Monday, June 8, 2015

Elvis Presley: The Ghost of Heartbreak Hotel

Elvis Presley’s first number one million-selling hit single Heartbreak Hotel was inspired by a suicide note.

Steel guitarist and session musician Tommy Durden read a newspaper article about a man who killed himself. In the note, he left behind were these haunting words: “ I walk a lonely street.”

Durden shared this article with his friend and cowriter Mae Boren Axton a high school English teacher who moonlighted as a journalist and songwriter. Axton had written hit songs for Perry Como and Ernest Tubb.

In 1955, Mae Axton took a part-time job working as a public relations secretary for Elvis Presley’s manager Colonel Tom Parker.

When Axton first met Elvis she told him all he needed to become a star was a hit song.

Axton and Durden then turned the poignant line from the suicide note into a song about a “heartbreak hotel” at the end of a lonely street where “broken-hearted lovers cry away their gloom.”

Eerily, this song in Elvis' later years seemed to reflect his own life.

Presley’s name appeared on the record as a third writer, but this was just a deal Colonel Parker struck with the two writers for Elvis so that he would cut the song.

Elvis upon hearing Heartbreak Hotel immediately loved it and started to perform it on the road. But it was different than any other song he had recorded at Sun Records, in Memphis. The label record boss at the time--Sam Phillips hated it and called it a “morbid mess.”

At RCA’s headquarters in New York, they agreed with Phillips, they told Elvis to re-record it. But Presley stood his ground and the rest is history. Heartbreak Hotel is still a part of pop culture today.

The old RCA recording studio where Elvis recorded Heartbreak Hotel, in 1956. is located in Nashville, Tennessee.

Studio B recording Heartbreak Hotel

Today these rooms are used for televisions productions, and it is here where Elvis’ ghost acts out the most.

Stagehands that work on productions, state that all one has to do is mention Elvis’s name and these rooms become active.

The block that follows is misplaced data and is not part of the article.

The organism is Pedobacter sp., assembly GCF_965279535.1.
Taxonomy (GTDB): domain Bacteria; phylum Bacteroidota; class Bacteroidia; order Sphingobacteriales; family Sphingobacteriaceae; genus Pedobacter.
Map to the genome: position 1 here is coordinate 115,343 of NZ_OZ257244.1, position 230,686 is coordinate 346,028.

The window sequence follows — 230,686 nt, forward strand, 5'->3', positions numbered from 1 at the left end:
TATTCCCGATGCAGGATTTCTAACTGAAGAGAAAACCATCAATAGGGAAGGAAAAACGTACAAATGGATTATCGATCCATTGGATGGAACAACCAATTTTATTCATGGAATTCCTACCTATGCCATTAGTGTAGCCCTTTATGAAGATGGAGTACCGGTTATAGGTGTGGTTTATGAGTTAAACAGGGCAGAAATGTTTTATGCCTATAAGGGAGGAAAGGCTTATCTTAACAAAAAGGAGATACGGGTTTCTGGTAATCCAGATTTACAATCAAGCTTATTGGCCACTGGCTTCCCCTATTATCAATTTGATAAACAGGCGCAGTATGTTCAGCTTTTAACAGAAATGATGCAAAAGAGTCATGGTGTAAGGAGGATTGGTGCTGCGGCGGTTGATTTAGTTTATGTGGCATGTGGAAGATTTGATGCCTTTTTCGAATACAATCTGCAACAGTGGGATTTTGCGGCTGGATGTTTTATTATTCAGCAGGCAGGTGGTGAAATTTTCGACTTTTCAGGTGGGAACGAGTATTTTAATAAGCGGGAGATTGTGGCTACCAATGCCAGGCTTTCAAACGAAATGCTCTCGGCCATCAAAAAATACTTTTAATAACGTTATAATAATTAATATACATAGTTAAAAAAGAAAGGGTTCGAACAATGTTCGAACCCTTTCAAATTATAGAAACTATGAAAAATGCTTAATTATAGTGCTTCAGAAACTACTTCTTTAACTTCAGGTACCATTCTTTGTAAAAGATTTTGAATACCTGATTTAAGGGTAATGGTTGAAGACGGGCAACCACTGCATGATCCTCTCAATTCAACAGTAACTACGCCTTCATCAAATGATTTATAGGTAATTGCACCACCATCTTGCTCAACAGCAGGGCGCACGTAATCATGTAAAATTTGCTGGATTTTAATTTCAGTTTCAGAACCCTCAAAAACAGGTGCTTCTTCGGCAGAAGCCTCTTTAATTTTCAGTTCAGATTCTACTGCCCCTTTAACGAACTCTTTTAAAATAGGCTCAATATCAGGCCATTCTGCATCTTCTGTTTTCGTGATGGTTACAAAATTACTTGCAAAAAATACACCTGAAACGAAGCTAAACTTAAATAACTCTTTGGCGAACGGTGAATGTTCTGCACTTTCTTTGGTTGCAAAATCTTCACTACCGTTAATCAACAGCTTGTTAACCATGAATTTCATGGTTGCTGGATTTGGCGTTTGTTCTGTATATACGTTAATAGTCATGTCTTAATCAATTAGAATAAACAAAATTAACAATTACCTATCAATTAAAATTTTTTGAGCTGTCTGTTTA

Old RCA recording studio
Lights blow out, ladders fall over, and mysterious noises are heard coming from the sound system. Several workers have observed Elvis ghost--he is described as wearing a white jumpsuit decorated with sequins.

It appears Elvis even in death believes “the show must go on.”

Other locations that lay claim to Elvis’ ghost include:

The Knickerbocker Hotel in Hollywood. where Elvis stayed while making his 40+ films. It is said Room 1016 is always unseasonably cold.

At Elvis’ home Graceland in Memphis. Witnesses state they have felt him most often in the mansion’s kitchen. One famous photo taken is believed to have captured Elvis peering through the curtains at one window.

Another town that claims his ghostly presence is Las Vegas. He is seen at various locations at the Las Vegas Hilton, near the strip. It was here in 1976, where he gave his last performance.

He is seen in the penthouse suite where he stayed, in the basement where he would hang out, with members of his band before and after shows, and in a freight elevator where he hid to avoid mobbing fans.

Wishful fans also report seeing Elvis’s ghost wearing a jumpsuit, and driving a red Cadillac around the strip.

Here is Elvis performing Heartbreak Hotel on his network television debut in 1956.

1 comment:

Martha Jette said...

In March 2015, I was in Memphis to see Graceland with my daughter and granddaughter. We stayed at Heartbreak Hotel right across the street. When I settled in to sleep for the night (we were going to Graceland in the morning), I felt a gentle hand sweep the back of my hair and down to my neck. I knew Elvis was there. He really is the Ghost of Heartbreak Hotel!